Aaron Arrowsmith (1750–1823) was an English cartographer, engraver and publisher and founding member of the Arrowsmith family of geographers.
He moved to Soho Square, London from Winston, County Durham when about twenty years of age, and was employed by John Cary, the engraver and William Faden. He became Hydrographer to the Prince of Wales ca. 1810 and subsequently to the King in 1820. In January 1790 he made himself famous by his large chart of the world on Mercator projection. Four years later he published another large map of the world on the globular projection, with a companion volume of explanation. The maps of North America (1796) and Scotland (1807) are the most celebrated of his many later productions. 
He left two sons, Aaron and Samuel, the elder of whom was the compiler of the Eton Comparative Atlas, of a Biblical atlas, and of various manuals of geography.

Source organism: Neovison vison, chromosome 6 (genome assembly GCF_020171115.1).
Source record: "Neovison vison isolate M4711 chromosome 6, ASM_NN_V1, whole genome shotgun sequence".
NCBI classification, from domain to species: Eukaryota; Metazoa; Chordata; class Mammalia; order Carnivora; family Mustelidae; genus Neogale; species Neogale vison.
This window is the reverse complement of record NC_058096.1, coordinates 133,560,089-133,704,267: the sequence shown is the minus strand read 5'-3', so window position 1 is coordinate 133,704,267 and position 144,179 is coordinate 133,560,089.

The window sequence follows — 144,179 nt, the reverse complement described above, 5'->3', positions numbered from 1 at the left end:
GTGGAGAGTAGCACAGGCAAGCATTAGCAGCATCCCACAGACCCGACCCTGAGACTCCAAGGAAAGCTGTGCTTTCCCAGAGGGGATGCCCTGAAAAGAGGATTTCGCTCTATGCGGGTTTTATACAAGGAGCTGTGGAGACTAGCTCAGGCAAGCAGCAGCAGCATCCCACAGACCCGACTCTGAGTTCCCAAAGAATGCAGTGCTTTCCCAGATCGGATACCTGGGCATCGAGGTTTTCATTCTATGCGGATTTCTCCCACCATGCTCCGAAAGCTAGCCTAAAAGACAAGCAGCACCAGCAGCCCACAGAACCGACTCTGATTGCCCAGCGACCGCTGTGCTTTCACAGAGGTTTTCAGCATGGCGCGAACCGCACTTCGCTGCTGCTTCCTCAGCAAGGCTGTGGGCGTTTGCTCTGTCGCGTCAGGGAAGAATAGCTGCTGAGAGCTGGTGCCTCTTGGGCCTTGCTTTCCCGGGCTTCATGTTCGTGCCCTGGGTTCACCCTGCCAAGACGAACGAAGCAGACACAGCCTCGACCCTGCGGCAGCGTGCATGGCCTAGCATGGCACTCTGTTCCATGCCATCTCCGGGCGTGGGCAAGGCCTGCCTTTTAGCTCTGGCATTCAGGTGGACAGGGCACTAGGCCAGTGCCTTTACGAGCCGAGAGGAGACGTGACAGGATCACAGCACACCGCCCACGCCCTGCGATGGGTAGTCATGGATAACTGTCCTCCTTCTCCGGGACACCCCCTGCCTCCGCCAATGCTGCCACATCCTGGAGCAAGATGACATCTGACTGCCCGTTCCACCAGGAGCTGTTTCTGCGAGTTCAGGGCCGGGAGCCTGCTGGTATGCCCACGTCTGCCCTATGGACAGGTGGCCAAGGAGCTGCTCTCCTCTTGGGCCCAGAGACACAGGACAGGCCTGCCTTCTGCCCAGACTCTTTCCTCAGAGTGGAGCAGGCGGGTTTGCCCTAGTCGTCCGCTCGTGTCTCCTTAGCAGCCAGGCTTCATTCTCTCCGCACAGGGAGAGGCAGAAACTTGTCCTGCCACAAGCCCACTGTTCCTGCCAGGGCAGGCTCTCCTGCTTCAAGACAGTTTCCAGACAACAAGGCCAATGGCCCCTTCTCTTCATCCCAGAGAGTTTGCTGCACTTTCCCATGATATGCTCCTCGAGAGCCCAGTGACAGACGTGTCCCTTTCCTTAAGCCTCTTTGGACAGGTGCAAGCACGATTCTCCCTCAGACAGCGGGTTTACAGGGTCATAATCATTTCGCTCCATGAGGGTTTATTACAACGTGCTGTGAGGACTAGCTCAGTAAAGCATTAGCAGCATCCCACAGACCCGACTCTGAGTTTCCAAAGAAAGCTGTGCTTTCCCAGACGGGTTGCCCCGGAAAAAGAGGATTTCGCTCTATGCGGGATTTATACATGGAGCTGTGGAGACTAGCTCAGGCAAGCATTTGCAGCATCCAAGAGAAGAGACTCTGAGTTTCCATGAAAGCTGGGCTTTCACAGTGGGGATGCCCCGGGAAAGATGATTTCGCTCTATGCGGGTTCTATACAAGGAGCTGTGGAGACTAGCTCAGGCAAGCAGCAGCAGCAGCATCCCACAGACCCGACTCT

Aaron Arrowsmith the elder was responsible for organising the volume of maps for Rees's Cyclopædia, 1802–19.
The business was thus carried on in company with John Arrowsmith (1790–1873), nephew of the elder Aaron. In 1821, they published a more complete North American map from a combination of a maps obtained from the Hudson's Bay Company and Aaron's previous one.
- Chart of the world on Mercator's projection, exhibiting all the new discoveries to the present time: with the tracks of the most distinguished navigators since the year 1700, carefully collected from the best charts, maps, voyages, &c extant. , 1790 (8 sheets)
- A Map Exhibiting All the New Discoveries in the Interior Parts of North America, 1 January 1795 (Other editions 1801, 1802, 1804 and 1816 featuring roads)
- Chart of the South Pacific, 1798
- A New Map of Africa, 1802
- Chart Of The West Indies And Spanish Dominions In North America, 1803 (4 sheets)
- A New Map of Mexico and Adjacent Provinces Compiled from Original Documents., 1810 (4 sheets)
- Map of Countries Round the North Pole, 1818
- Ogden map (North America), 1821 (2nd edition : 1834)
- This article incorporates text from a publication now in the public domain: Chisholm, Hugh, ed. (1911). "Arrowsmith". Encyclopædia Britannica 2 (11th ed.). Cambridge University Press. p. 650.